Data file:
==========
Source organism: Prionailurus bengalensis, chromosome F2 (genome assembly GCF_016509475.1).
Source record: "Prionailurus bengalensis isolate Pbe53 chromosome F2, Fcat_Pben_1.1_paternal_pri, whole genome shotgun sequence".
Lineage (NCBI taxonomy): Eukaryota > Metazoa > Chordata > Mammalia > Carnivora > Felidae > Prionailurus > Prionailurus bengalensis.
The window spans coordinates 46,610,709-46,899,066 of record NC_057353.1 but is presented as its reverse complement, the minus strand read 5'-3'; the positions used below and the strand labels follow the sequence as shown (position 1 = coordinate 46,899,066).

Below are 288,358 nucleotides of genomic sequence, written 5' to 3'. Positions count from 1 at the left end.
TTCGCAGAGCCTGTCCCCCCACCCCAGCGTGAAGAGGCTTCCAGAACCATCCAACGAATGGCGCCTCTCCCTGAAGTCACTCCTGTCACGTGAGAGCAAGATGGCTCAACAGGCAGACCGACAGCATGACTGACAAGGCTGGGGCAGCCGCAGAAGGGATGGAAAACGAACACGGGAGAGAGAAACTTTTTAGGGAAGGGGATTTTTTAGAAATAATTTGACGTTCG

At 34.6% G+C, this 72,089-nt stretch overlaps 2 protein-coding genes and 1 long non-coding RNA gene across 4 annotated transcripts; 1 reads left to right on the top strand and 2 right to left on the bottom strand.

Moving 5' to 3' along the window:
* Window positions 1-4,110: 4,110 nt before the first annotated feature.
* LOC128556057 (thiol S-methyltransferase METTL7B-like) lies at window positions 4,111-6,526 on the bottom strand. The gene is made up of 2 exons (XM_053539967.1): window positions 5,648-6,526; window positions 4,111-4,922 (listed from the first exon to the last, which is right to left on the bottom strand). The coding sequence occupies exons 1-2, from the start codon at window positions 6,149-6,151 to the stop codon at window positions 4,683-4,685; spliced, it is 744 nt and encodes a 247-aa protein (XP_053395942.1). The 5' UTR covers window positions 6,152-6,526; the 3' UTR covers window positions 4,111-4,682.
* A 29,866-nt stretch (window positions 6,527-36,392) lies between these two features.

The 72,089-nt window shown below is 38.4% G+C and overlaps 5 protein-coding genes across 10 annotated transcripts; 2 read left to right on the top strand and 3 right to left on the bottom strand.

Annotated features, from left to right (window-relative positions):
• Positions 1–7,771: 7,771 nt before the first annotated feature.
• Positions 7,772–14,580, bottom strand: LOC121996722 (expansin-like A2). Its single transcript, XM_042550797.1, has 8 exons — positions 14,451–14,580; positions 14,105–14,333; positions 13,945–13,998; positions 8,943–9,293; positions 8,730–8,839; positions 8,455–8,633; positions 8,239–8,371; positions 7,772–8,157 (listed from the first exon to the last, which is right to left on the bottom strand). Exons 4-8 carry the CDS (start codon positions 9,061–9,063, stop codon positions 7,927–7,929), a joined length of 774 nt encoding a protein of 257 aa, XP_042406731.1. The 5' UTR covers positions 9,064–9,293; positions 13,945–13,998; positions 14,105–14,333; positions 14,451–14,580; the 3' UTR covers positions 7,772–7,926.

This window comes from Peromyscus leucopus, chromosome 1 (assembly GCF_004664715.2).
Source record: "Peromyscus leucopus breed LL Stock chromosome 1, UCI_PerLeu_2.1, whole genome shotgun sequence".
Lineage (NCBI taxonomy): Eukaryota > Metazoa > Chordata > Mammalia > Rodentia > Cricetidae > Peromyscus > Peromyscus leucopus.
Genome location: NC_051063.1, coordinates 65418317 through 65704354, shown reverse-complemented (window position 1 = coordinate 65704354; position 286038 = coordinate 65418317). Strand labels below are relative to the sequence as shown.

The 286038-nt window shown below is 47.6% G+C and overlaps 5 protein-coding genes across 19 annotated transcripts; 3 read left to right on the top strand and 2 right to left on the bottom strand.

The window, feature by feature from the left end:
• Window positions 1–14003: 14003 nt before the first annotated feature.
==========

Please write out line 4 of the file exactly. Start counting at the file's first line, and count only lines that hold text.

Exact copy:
The window spans coordinates 46,610,709-46,899,066 of record NC_057353.1 but is presented as its reverse complement, the minus strand read 5'-3'; the positions used below and the strand labels follow the sequence as shown (position 1 = coordinate 46,899,066).